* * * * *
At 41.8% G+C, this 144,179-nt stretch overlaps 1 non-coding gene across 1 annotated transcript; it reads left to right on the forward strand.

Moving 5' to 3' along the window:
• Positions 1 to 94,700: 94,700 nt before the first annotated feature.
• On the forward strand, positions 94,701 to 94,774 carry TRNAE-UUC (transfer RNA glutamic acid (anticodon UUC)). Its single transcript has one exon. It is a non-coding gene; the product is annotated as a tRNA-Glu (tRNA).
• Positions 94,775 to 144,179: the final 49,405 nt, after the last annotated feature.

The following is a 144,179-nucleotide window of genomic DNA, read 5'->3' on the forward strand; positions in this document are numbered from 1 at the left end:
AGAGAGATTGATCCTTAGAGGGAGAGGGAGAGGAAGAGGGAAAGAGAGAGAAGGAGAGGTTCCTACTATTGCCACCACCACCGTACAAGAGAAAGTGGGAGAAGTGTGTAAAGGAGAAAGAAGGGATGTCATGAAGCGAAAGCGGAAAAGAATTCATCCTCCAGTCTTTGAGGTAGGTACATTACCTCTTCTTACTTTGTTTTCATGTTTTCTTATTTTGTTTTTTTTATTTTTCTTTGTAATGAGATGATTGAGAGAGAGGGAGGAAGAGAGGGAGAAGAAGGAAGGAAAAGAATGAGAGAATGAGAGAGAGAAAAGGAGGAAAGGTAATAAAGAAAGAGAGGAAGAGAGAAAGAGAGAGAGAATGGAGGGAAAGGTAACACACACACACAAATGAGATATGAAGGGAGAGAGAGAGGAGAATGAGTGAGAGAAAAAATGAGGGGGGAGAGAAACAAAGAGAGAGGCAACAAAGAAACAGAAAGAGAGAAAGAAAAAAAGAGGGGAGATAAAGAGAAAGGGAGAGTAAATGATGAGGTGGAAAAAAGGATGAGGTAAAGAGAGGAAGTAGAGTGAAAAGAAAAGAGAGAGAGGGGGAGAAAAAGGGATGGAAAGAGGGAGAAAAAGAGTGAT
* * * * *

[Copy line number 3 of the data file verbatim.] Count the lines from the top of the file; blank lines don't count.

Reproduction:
• Positions 1 to 94,700: 94,700 nt before the first annotated feature.